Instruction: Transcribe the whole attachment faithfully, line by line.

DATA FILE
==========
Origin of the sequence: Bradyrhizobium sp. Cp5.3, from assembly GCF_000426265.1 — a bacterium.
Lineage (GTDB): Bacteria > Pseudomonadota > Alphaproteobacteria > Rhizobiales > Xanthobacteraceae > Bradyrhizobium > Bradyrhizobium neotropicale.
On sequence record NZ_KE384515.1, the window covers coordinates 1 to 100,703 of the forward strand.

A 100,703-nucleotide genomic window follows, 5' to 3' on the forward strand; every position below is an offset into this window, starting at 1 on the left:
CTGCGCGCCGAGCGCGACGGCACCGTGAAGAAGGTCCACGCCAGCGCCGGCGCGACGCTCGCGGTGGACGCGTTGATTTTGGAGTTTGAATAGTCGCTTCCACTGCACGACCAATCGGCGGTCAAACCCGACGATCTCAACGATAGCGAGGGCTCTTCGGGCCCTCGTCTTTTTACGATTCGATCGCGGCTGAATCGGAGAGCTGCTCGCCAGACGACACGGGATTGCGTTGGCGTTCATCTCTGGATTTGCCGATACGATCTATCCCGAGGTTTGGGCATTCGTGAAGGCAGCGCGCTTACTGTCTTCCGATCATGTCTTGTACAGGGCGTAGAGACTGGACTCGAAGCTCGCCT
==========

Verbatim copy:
Origin of the sequence: Bradyrhizobium sp. Cp5.3, from assembly GCF_000426265.1 — a bacterium.
Lineage (GTDB): Bacteria > Pseudomonadota > Alphaproteobacteria > Rhizobiales > Xanthobacteraceae > Bradyrhizobium > Bradyrhizobium neotropicale.
On sequence record NZ_KE384515.1, the window covers coordinates 1 to 100,703 of the forward strand.

A 100,703-nucleotide genomic window follows, 5' to 3' on the forward strand; every position below is an offset into this window, starting at 1 on the left:
CTGCGCGCCGAGCGCGACGGCACCGTGAAGAAGGTCCACGCCAGCGCCGGCGCGACGCTCGCGGTGGACGCGTTGATTTTGGAGTTTGAATAGTCGCTTCCACTGCACGACCAATCGGCGGTCAAACCCGACGATCTCAACGATAGCGAGGGCTCTTCGGGCCCTCGTCTTTTTACGATTCGATCGCGGCTGAATCGGAGAGCTGCTCGCCAGACGACACGGGATTGCGTTGGCGTTCATCTCTGGATTTGCCGATACGATCTATCCCGAGGTTTGGGCATTCGTGAAGGCAGCGCGCTTACTGTCTTCCGATCATGTCTTGTACAGGGCGTAGAGACTGGACTCGAAGCTCGCCT